Time Is the Enemy in the Hiring Process

But when you’ve got solid candidates in front of you, “Time Becomes Your Enemy!”  Why Didn’t You Hire the Rock Star?

Think about this scenario: 

  1. You have an executive job opening
  2. You hire an executive recruiter or if you have a recruiting staff, then you assign search to them
  3. Candidates are interviewed, and the recruiter presents you with the top 3-5 candidates
  4. This is where the clock starts ticking.

Candidates who are on a search for a new opportunity, don’t stop at company, they contact several as well as multiple recruiters.  Candidates are looking for the “right/best” opportunity as well.

Now as the hiring authority, you take several days to a couple of weeks to review the initial candidate pool.  Clock is ticking.

You decide to have a phone discussion with 3 of them.  The news is good and bad.  Good that you have an interest, but bad because you don’t schedule the phone discussion for another week or two.  Anxiety level in candidates start to rise and the Clock is still ticking.

Now candidates are reading into this process that there is no urgency and begin to believe that either they are not a match or hiring managers can’t make decisions. The silence becomes deadly to the process.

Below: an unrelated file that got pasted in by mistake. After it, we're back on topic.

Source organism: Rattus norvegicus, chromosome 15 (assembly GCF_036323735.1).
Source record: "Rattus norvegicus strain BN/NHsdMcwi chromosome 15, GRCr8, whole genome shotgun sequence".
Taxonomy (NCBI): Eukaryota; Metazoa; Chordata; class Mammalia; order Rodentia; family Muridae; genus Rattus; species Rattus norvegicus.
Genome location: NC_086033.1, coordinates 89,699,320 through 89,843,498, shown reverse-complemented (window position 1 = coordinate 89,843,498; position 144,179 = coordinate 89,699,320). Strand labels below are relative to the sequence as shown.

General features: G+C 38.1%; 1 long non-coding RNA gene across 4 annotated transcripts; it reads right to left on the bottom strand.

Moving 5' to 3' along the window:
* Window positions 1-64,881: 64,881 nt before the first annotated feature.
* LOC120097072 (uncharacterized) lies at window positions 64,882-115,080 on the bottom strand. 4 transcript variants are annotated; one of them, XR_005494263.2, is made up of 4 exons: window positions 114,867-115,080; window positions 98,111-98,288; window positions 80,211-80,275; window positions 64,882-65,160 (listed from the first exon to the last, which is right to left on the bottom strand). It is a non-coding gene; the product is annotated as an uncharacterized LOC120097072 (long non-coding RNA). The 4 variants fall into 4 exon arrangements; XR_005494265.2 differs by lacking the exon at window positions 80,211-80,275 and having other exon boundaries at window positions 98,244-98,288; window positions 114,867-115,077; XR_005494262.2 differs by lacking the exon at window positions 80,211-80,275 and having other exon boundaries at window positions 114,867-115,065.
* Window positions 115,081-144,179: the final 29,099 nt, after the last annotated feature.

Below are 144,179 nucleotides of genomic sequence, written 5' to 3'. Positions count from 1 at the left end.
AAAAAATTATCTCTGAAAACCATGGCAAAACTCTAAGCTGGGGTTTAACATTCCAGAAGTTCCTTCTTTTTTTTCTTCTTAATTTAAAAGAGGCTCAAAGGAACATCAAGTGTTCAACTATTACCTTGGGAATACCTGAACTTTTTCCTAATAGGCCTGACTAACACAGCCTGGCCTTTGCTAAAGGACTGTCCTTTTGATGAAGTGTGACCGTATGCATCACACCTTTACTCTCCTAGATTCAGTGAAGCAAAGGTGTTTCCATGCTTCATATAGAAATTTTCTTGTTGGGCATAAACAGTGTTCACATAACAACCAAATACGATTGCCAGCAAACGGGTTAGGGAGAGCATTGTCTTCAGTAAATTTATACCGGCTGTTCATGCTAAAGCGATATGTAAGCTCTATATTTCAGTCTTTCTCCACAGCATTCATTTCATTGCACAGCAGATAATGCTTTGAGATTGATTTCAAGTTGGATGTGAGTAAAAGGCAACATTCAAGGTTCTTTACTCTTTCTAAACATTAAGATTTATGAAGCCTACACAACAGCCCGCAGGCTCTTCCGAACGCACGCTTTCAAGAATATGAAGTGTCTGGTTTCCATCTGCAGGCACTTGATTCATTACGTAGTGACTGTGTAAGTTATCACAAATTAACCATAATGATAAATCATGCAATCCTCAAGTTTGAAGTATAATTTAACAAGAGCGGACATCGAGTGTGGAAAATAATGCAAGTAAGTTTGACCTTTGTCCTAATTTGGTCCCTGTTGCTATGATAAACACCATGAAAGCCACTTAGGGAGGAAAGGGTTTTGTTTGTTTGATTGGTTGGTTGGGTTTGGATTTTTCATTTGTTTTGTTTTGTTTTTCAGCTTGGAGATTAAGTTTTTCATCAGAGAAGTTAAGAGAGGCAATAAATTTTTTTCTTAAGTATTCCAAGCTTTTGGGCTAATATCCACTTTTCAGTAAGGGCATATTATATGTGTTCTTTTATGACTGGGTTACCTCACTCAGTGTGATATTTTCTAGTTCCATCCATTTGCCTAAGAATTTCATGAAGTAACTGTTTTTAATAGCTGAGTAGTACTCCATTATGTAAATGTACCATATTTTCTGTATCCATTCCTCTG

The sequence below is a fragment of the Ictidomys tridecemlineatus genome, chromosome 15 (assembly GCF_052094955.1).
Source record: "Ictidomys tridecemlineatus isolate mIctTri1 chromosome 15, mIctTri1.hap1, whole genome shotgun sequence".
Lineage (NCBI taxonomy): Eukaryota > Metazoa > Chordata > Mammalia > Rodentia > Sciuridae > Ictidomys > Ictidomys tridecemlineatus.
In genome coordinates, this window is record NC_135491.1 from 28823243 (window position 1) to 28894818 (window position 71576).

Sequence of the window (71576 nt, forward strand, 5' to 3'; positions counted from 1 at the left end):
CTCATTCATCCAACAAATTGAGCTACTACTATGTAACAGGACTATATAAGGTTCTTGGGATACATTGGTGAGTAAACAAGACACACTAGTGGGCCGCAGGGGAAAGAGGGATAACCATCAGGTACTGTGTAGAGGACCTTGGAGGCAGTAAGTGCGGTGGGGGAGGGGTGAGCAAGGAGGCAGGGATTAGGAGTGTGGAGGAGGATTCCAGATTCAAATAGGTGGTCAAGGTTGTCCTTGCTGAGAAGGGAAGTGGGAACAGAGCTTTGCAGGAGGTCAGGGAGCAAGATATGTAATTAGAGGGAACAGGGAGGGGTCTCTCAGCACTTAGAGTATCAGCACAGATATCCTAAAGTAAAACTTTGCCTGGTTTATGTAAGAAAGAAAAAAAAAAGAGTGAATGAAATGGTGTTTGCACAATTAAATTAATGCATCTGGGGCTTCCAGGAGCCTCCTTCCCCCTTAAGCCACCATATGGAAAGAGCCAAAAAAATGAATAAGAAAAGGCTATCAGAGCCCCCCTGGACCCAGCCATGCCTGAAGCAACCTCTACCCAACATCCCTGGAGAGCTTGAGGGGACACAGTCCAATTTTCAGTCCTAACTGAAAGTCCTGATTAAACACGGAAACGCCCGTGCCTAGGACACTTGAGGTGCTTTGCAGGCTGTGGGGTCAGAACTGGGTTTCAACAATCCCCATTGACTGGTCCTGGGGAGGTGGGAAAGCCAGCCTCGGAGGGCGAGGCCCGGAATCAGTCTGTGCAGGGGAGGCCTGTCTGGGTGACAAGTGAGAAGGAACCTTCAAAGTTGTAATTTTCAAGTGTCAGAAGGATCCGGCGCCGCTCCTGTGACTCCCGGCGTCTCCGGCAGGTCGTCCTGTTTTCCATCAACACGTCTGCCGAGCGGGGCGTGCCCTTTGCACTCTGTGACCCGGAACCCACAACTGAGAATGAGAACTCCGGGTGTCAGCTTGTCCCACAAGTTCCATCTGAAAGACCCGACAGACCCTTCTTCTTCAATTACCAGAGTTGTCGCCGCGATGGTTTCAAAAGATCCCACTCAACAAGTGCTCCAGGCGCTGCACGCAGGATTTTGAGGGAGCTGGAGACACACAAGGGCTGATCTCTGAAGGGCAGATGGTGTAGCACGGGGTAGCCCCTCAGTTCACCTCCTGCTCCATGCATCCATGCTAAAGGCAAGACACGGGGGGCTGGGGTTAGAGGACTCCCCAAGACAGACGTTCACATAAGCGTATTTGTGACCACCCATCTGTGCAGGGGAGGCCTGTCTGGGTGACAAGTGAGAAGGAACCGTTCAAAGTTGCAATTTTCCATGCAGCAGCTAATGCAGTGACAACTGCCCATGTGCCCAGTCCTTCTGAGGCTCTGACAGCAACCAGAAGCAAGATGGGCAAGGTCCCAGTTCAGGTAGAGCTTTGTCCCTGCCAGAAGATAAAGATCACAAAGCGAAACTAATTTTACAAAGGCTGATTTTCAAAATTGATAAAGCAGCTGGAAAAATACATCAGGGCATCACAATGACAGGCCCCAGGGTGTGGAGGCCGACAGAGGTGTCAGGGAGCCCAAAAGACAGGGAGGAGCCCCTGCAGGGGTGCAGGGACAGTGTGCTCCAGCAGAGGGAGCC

Finally, the day(s) come for two of the candidates to have an onsite visit/interview. The Clock continues to tick but here is where the rubber meets road. 

  1. Make them feel welcome; Demonstrate your interest in them and why your company could be their company of choice too.
  2. Have most or all the hiring authorities available for the interviews can be handled in one day if possible.
  3. At the conclusion, do NOT give false hopes.  If you like what you see and hear from this candidate, tell them.  If it is obvious they are not a match, tell them.
  4. Give them realistic time lines and DO NOT SAY, I’VE GOT OTHER CANDIDATES TO INTERVIEW. (It is demoralizing)
  5. If you do nothing, they will continue back to the interview trail and suddenly your company is going to be number 2 or 3 in their vetting process.  Emotions and stress will take over as they relate to your company.  The battery in the clock has now gotten weak and about to quit.

Two or three weeks later, you decide to bring one of the two rock stars back.  Guess what, he/she accepted another position and now you must start all over.  Time and money wasted and probably a bad taste in the candidates’ mouth about your organization.  Remember, candidates talk to other candidates.